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Woodford: globalisation under attack but don't panic

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Woodford: globalisation under attack but don't panic

Star fund manager Neil Woodford has sought to reassure investors about the financial impact of Donald Trump’s ascendancy to the White House while not downplaying the political significance of his unexpected victory.

‘We’ve had our fair share of political shocks recently but this one, arguably, trumps them all,’ quipped Woodford on the political novice who overnight has become the world’s most powerful man.

Protest vote

The Citywire AA-rated manager said the shock result – following from the equally disruptive Brexit vote in June – encapsulated the discontent and frustration felt by many in Western democracies.

‘In that respect, as much as this election result is a vote for Trump, in my view, it is also a vote against the political establishment from a large part of society that is angry that policy has done little to help it since the global financial crisis,’ the manager of the £9 billion Woodford Equity Income fund said in a posting on his website.

He said it illustrated once again that investors had to be alert to further political upsets. ‘There are several significant elections looming in Europe over the next 18 months, which could be profoundly important for the future of the eurozone project.

‘It would be wrong to assume that America has a monopoly on disgruntled voters and we will keep a very close eye on political developments,’ he pledged.

No panic

Woodford was himself reassured by the ‘relatively muted response from markets thus far’. This showed investors had learned not to panic at surprise developments.

‘It was wrong to overreact to the Brexit vote, and in my opinion, it would be wrong to overreact today,’ said Woodford.

Trump could change

Addressing fears that Trump could pursue an aggressive, protectionist policy that would harm the global economy, Woodford expressed his hope that in office the Republican candidate would temper – or be forced to moderate – some of the extreme things he had uttered in 18 months of campaigning.

‘As always seems to be case, the constraints of office should mean that what he can actually do as president is likely to be much more moderate. Lots of things that are said on the campaign trail cannot be delivered,’ Woodford cautioned.

Nevertheless, there would be consequences.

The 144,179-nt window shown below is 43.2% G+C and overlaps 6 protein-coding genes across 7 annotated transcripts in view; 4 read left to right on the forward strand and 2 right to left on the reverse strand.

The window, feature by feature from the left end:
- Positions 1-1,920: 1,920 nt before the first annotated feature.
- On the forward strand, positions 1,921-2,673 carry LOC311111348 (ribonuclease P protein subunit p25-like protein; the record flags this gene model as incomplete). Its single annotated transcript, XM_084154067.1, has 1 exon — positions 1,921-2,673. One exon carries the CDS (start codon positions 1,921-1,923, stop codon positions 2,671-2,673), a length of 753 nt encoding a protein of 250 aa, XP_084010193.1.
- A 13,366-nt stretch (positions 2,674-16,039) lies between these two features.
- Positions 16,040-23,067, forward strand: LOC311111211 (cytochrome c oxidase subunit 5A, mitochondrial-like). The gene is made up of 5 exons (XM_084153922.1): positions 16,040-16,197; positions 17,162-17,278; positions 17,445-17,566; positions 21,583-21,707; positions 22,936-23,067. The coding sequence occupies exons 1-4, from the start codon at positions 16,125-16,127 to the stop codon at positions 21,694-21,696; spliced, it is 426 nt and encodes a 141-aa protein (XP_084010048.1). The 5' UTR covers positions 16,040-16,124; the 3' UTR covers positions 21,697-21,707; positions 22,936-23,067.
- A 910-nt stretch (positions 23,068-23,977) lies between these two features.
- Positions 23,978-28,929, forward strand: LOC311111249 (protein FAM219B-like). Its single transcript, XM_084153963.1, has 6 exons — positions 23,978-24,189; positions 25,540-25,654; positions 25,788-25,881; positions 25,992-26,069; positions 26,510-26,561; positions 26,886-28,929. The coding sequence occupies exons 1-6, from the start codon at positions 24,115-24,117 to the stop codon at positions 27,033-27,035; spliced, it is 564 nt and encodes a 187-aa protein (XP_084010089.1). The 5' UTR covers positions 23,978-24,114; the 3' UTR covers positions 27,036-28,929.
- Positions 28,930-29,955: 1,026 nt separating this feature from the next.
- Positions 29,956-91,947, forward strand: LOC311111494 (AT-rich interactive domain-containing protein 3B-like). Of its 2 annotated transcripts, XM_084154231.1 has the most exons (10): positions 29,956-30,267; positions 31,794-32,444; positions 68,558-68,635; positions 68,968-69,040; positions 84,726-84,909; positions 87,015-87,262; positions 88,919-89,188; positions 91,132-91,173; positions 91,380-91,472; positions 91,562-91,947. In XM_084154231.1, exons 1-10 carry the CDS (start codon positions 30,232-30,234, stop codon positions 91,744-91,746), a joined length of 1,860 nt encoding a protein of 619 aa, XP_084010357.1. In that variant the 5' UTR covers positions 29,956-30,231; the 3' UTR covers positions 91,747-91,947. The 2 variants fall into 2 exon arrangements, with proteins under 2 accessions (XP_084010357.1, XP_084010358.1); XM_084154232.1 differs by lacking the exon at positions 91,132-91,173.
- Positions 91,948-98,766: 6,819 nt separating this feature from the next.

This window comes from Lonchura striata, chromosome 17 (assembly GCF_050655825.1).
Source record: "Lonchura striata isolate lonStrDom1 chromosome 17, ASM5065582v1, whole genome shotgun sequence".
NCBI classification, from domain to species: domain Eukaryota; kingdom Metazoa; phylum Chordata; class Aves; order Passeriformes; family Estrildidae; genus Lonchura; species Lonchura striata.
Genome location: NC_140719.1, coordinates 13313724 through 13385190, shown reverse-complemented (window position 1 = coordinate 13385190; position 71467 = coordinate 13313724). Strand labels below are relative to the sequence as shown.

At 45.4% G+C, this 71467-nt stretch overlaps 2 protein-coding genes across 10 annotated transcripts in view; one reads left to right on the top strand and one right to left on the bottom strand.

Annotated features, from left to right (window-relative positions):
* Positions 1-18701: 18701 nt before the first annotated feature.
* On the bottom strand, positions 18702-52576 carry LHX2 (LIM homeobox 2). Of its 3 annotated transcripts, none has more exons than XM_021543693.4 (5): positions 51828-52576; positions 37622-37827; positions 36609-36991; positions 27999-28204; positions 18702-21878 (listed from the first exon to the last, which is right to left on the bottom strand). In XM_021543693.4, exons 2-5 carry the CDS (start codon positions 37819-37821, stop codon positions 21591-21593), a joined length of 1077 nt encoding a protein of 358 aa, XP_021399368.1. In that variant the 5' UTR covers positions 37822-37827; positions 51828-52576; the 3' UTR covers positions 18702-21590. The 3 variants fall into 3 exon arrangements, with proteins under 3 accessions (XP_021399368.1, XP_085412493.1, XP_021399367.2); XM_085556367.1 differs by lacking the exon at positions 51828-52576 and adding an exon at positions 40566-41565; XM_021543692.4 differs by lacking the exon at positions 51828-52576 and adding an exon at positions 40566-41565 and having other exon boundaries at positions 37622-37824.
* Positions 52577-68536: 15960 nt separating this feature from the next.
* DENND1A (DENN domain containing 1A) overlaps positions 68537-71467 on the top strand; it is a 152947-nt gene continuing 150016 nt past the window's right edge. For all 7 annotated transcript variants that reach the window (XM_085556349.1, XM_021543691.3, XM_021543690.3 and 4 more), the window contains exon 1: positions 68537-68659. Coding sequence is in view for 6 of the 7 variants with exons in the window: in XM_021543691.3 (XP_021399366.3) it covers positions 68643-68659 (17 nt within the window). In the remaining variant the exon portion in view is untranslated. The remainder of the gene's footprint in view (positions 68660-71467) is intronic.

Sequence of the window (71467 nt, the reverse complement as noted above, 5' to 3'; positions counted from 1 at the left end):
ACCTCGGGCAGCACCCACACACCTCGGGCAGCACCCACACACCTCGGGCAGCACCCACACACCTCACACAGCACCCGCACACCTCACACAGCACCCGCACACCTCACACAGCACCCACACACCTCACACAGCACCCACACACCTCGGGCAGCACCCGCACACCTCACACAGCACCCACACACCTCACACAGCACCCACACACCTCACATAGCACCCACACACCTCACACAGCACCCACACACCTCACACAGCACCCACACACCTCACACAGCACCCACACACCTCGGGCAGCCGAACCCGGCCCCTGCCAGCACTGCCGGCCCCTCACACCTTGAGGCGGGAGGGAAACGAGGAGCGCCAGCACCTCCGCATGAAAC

Pause in globalisation

‘The election result could, however, puncture the love affair that the market has had this year with emerging market equities and debt. Globalisation will come under the spotlight under a Trump administration and I believe we should expect a greater focus on domestic political priorities at the expense of free trade and globalisation.’

It also made a US interest rate rise in December less likely, he said. The Fed has been under pressure to normalise monetary policy and lift rates for the second time since the financial crisis, against a background of robust employment and strengthening economic growth.

‘The Fed is likely to have more than half an eye on its role as global financial market policeman and the uncertainty that this election result creates for the global economy and, in particular for emerging markets, could weigh on its policy decision in December,’ said Woodford, who has consistently believed that interest rates in the US and UK would remain lower for longer.

‘Overall, I expect the momentum in the US economy to continue. I expect modest growth in 2017, relatively muted inflation and, with the prospect of a slightly more stimulative fiscal policy and the absence of rate hikes, I don’t think a Trump presidency foreshadows a US recession,’ he said.

Healthcare boost

Woodford Equity Income’s performance has been good since its launch in June 2014. According to figures from Woodford Funds, it generated a total return of 31.5% up to the end of September, beating the FTSE All Share’s 12.5% gain.

This year, however, it has been held back by its large 38% exposure to healthcare stocks, which have suffered in response to Hillary Clinton’s promise to target excessive drug prices.

With that threat removed and with California also voting down a ‘proposition 61’ law that would have limited prescription prices in the state, healthcare and biotech stocks have jumped today.

‘From a sentiment perspective at least, the news should be positive for this important part of the portfolio,’ said Woodford, adding: ‘I remain confident in the positioning of the portfolios and their ability to deliver attractive returns over the long-term.’

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